On Wednesday, Sept. 16, 2015, Colorado celebrated a “tax holiday” that suspended the taxes on marijuana for growers and customers alike. It felt like a shopping holiday, too, with customers lining up around the corner at shops in Denver in anticipation of what were to be doorbuster deals.
The tax break was due to Colorado’s convoluted Taxpayer’s Bill of Rights, also known as TABOR, which sets a cap on the amount of revenue that the state can receive from the purchases made by its constituents. In particular, the revenue must be returned when it far exceeds projections. The tax break went into effect on Sept. 16, the first day of the new fiscal year. The break temporarily eliminated the 10 percent tax on recreational purchases which is usually charged in addition to the state and local sales taxes. It also relieved the 15 percent excise tax placed on cannabis cultivators.
Good Chemistry, one of many recreational dispensaries off of Colfax Avenue in Denver, Colorado, was one of the spots that had a host of folks lining up around the corner for the special day. Stephen Spinosa, the company’s vice president of retail, told MJINews, “the one-day state tax holiday was positive for Good Chemistry’s business. The media did an excellent job of spreading the word and making it a holiday. Sales were up. It was a great day for Good Chemistry and the industry overall.”
The holiday brought out a lot of new customers, too. “We saw a brand new set of customers from the one-day state tax holiday,” Spinosa said. The holiday didn’t appear to attract many new out-of-state interest, but rather a surge in local interest. “We see a lot of out of town folks every day, but the influx of customers was primarily from in-state residents and shop-hoppers. Many customers said they visited more than one store,” Spinosa added.
To many in Colorado and beyond, the reasons for the under-expected tax break were unclear. Many, including Colorado Public Radio, have cited TABOR as a quirk in the state’s tax laws. Shoppers were confused, too, but that didn’t stop them from coming out in droves. According to Spinosa, “the challenge over the one-day state tax holiday was confusion around the way it was publicized. The overall perception was that there would be no taxes on cannabis at all on Sept. 16. The reality was that there was no state special marijuana tax, meaning 10% off the overall 22% taxes that also include municipal taxes. The tax-free part could have been better explained to the public.” The holiday cost the state almost $4 million in revenue which speaks to how much earnings the product generates for the state, as well as how much price affects sales.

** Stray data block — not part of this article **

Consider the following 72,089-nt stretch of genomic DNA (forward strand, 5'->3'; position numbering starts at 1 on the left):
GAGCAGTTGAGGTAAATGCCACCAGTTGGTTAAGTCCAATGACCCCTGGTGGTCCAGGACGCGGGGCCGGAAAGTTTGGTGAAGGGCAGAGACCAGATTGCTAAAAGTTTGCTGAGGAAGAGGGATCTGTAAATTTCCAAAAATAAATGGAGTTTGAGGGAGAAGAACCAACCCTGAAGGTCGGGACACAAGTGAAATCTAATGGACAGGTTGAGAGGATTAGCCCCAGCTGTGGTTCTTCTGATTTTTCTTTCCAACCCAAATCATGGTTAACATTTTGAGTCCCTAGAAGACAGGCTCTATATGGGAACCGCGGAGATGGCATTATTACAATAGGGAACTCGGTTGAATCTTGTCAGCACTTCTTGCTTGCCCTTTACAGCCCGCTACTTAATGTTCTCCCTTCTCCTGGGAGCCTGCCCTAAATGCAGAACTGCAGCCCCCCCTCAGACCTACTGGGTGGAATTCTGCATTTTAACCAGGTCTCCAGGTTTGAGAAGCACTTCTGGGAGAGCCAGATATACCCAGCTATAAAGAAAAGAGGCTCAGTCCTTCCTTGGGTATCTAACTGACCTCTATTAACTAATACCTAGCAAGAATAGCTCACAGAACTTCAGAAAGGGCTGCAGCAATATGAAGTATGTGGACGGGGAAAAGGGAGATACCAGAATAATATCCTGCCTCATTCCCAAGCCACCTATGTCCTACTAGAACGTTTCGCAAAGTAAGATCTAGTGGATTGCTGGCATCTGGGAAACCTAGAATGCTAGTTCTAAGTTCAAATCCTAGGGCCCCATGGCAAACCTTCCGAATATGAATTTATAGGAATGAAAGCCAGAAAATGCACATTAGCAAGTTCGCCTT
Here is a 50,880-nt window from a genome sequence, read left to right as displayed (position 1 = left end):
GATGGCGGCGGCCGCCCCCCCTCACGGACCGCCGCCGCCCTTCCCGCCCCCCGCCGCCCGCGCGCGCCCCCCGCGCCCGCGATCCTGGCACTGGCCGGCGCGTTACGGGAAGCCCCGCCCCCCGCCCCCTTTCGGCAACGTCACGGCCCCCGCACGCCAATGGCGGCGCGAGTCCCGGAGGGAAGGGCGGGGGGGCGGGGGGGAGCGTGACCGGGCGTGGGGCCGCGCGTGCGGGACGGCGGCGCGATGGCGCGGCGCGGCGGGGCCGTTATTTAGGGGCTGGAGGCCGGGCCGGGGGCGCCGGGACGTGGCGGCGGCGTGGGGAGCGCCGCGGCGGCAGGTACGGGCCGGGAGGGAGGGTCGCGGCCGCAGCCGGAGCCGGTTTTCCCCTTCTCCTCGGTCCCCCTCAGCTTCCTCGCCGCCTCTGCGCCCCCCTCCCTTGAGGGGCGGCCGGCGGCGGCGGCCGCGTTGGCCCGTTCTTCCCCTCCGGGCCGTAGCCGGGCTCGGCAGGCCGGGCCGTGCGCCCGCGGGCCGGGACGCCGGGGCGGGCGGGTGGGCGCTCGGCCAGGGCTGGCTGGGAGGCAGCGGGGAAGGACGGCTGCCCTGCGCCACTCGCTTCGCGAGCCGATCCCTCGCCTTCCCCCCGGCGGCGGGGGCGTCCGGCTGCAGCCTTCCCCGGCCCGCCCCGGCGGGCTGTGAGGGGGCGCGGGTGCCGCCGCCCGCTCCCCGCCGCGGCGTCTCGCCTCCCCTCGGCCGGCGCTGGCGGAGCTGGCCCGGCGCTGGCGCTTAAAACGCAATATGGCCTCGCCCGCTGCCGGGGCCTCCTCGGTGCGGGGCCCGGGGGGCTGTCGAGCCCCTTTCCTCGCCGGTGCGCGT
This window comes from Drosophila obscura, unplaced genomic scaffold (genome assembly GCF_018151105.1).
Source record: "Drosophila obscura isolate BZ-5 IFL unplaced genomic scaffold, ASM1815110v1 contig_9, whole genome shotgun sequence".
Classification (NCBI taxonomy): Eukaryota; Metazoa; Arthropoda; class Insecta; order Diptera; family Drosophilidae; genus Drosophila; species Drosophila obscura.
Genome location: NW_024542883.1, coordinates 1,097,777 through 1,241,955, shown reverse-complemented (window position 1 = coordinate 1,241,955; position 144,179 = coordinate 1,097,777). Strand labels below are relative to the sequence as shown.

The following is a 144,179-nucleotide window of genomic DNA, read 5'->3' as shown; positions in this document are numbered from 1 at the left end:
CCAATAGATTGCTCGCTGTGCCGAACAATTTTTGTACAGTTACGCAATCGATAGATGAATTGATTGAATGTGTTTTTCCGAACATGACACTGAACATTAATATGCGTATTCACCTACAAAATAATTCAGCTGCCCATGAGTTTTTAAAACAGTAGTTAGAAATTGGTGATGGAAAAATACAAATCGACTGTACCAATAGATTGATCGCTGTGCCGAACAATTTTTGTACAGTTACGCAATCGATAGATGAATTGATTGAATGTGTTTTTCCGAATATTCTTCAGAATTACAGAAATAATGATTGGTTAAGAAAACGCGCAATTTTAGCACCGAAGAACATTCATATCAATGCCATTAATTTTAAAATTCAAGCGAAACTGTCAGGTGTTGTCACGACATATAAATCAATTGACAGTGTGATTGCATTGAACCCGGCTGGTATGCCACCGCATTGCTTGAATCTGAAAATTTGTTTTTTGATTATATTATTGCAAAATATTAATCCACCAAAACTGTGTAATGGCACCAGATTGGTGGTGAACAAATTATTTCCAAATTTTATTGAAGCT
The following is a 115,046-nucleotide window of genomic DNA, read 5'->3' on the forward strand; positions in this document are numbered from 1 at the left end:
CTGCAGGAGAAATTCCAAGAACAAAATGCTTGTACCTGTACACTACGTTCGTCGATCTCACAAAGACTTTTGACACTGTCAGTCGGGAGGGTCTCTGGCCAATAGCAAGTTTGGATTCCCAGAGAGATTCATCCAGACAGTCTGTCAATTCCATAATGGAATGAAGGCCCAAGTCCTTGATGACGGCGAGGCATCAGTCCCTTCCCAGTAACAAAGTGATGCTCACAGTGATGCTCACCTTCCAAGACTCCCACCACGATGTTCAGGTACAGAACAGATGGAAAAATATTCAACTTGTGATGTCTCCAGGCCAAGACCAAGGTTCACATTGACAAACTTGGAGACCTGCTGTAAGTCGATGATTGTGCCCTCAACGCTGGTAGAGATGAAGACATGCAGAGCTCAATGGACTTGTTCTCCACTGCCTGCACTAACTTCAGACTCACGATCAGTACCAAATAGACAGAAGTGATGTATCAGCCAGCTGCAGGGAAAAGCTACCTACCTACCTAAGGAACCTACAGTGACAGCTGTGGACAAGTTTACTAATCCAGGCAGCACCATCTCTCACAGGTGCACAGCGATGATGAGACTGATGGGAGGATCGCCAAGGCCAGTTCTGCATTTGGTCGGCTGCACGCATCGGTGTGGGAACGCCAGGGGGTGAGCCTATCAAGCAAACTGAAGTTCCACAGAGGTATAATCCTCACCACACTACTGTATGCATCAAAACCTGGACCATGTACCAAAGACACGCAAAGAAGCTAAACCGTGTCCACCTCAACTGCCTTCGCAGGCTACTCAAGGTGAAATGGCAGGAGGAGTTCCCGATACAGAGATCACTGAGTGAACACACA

Coloradans should be prepared for a cram session in the state’s tax policies because they’ll be facing the issue again in November. A proposal on the ballot, if approved by voters, would be allocated in a few possible ways: a $40 million grant toward public schools; $12 million toward a number of initiatives directed at youth, law enforcement and substance abuse; $6 million toward a discretionary fund that lawmakers may use for the state’s overall budget.
If the voters reject the initiative and vote for a refund, then the results would be wildly different. The marijuana sales tax would be temporarily cut from 10 percent to .01 percent from Jan. 1-June 30, 2016. Marijuana grow facilities would receive $19.7 million in refunds for taxes collected over the year, and $25 million would be allocated for a general refund for all taxpayers. In a state with a population of approximately 5.4 million, this would amount to a few dollars per person.
So far in 2015, Colorado has raised nearly $70 million in tax revenue, according to the state’s Marijuana Enforcement Division, including $45,938,721 from the additional sales tax and $25,959,338 from the excise tax on transfers of wholesale marijuana for recreational use. Alcohol-specific taxes only generated approximately $42 million over the same period, with $27,309,606 of this coming from an excise tax collected on spirits, an additional $8,881,349 coming from beer and $5,646,692 coming from wine. These figures do not include regular state and municipal sales taxes. This puts Colorado on track to make more than $120 million in taxes and fees this year, which is more than a 25 percent increase from 2014.
In Washington, where recreational sales have been legalized since last summer, $90 million has already been collected from marijuana-specific excise taxes. These figures are hard to ignore for the states that have marijuana initiatives on their upcoming ballots.